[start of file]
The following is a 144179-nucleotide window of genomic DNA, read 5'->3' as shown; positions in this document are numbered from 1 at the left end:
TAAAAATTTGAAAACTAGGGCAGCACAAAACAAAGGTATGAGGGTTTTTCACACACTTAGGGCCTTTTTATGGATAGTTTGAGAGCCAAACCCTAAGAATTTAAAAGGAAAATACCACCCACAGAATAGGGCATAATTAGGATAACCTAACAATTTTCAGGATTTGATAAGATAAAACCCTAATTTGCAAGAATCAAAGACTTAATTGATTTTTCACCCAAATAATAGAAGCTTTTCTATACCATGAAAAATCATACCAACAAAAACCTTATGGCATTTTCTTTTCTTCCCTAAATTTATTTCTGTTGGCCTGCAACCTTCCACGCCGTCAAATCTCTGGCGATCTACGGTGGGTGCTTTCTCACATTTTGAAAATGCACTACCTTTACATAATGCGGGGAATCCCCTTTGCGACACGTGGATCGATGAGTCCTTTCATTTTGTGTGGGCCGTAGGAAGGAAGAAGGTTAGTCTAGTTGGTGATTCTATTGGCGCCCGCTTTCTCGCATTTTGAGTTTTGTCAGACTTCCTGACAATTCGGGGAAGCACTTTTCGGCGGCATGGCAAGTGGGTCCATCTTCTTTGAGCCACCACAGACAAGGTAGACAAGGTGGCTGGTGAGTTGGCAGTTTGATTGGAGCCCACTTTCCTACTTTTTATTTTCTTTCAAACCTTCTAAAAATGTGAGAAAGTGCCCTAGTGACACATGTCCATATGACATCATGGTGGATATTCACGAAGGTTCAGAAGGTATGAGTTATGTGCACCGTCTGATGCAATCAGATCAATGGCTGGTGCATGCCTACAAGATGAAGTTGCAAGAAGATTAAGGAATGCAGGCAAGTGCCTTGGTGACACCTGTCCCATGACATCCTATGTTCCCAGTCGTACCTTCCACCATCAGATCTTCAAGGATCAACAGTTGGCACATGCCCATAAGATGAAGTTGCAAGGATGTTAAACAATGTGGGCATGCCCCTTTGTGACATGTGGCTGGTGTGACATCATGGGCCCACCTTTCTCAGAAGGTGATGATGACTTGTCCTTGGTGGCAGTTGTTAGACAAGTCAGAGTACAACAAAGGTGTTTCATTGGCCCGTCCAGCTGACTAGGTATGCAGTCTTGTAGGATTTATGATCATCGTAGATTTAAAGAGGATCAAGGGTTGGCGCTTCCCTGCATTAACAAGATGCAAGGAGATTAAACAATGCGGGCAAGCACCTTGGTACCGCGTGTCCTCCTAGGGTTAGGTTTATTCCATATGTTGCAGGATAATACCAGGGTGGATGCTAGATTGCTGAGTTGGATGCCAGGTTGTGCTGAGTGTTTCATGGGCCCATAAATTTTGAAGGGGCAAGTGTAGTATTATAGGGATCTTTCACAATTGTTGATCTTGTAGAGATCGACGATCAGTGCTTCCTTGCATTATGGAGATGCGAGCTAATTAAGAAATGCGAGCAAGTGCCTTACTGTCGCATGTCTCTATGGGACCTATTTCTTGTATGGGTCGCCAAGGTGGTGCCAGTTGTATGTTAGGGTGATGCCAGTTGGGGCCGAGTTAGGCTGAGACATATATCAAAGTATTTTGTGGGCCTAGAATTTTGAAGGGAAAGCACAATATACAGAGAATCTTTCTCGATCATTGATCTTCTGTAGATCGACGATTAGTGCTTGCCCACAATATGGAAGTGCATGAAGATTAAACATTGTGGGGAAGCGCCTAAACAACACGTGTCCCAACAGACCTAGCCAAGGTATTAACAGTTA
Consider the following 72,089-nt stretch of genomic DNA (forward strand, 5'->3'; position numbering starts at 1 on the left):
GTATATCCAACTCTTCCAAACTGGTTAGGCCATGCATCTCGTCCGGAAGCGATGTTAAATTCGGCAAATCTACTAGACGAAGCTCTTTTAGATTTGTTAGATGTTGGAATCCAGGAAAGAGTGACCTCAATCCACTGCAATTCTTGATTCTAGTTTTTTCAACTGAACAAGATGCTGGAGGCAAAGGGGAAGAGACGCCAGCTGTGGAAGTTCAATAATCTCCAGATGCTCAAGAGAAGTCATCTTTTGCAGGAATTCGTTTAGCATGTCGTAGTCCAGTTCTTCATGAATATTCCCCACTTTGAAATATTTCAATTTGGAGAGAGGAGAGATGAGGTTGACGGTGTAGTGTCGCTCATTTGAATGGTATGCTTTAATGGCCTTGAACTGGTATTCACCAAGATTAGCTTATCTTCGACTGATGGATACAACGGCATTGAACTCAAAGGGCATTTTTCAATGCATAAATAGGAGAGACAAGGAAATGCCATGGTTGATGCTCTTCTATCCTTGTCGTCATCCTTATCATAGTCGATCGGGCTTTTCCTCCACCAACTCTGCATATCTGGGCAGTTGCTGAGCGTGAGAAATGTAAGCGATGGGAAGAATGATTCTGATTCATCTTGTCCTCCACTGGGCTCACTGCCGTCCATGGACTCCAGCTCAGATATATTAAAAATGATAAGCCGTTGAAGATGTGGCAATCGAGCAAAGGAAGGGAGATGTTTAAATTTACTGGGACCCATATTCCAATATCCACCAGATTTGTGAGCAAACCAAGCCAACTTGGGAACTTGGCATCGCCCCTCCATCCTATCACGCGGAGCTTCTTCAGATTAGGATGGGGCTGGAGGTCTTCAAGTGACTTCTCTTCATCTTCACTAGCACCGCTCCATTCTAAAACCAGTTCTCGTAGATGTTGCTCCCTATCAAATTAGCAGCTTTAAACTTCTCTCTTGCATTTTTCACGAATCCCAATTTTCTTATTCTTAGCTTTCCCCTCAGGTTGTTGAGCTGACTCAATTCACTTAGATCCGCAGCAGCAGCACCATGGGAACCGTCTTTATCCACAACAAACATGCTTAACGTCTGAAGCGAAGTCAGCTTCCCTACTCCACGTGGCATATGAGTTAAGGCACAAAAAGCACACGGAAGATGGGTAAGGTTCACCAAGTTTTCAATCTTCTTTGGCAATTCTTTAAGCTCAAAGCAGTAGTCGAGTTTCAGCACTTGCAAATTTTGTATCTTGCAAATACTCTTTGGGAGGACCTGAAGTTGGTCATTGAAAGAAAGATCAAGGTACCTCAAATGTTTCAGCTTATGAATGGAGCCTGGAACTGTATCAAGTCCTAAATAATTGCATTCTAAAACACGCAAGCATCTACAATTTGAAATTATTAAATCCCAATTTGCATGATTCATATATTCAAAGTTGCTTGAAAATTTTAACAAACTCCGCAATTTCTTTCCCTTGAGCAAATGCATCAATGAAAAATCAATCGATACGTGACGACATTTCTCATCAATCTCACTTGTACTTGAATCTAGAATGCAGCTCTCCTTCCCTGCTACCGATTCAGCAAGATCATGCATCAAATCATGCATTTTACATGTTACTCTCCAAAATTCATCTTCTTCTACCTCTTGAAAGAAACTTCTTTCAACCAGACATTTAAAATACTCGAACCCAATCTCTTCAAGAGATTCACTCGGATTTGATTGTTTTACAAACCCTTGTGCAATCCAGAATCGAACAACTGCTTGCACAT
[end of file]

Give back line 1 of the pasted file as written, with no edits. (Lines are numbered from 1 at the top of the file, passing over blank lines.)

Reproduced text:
The following is a 144179-nucleotide window of genomic DNA, read 5'->3' as shown; positions in this document are numbered from 1 at the left end: